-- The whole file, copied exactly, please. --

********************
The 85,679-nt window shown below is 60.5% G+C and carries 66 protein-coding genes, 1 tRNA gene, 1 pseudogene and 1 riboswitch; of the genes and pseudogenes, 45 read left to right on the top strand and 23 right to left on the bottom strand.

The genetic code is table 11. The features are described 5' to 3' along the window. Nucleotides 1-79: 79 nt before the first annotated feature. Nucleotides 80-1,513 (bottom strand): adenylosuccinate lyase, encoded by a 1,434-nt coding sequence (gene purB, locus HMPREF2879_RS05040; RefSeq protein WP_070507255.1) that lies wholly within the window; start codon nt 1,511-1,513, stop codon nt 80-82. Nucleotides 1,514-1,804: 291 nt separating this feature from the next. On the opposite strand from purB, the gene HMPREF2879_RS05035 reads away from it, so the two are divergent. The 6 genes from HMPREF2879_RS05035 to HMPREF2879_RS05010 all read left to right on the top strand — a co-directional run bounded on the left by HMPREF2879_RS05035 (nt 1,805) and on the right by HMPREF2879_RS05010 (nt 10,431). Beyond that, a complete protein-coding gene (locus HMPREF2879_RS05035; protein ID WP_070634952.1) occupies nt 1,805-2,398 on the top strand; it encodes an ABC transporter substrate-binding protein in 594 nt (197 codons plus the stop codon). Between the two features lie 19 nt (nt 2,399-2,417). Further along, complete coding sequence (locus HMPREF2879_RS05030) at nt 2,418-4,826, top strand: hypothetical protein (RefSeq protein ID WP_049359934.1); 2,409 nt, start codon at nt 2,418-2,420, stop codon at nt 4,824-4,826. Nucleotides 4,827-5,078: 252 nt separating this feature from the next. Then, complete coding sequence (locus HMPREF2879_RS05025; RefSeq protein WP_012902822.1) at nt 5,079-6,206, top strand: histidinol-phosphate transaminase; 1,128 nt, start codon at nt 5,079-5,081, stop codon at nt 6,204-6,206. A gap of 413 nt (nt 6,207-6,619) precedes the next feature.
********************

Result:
The 85,679-nt window shown below is 60.5% G+C and carries 66 protein-coding genes, 1 tRNA gene, 1 pseudogene and 1 riboswitch; of the genes and pseudogenes, 45 read left to right on the top strand and 23 right to left on the bottom strand.

The genetic code is table 11. The features are described 5' to 3' along the window. Nucleotides 1-79: 79 nt before the first annotated feature. Nucleotides 80-1,513 (bottom strand): adenylosuccinate lyase, encoded by a 1,434-nt coding sequence (gene purB, locus HMPREF2879_RS05040; RefSeq protein WP_070507255.1) that lies wholly within the window; start codon nt 1,511-1,513, stop codon nt 80-82. Nucleotides 1,514-1,804: 291 nt separating this feature from the next. On the opposite strand from purB, the gene HMPREF2879_RS05035 reads away from it, so the two are divergent. The 6 genes from HMPREF2879_RS05035 to HMPREF2879_RS05010 all read left to right on the top strand — a co-directional run bounded on the left by HMPREF2879_RS05035 (nt 1,805) and on the right by HMPREF2879_RS05010 (nt 10,431). Beyond that, a complete protein-coding gene (locus HMPREF2879_RS05035; protein ID WP_070634952.1) occupies nt 1,805-2,398 on the top strand; it encodes an ABC transporter substrate-binding protein in 594 nt (197 codons plus the stop codon). Between the two features lie 19 nt (nt 2,399-2,417). Further along, complete coding sequence (locus HMPREF2879_RS05030) at nt 2,418-4,826, top strand: hypothetical protein (RefSeq protein ID WP_049359934.1); 2,409 nt, start codon at nt 2,418-2,420, stop codon at nt 4,824-4,826. Nucleotides 4,827-5,078: 252 nt separating this feature from the next. Then, complete coding sequence (locus HMPREF2879_RS05025; RefSeq protein WP_012902822.1) at nt 5,079-6,206, top strand: histidinol-phosphate transaminase; 1,128 nt, start codon at nt 5,079-5,081, stop codon at nt 6,204-6,206. A gap of 413 nt (nt 6,207-6,619) precedes the next feature.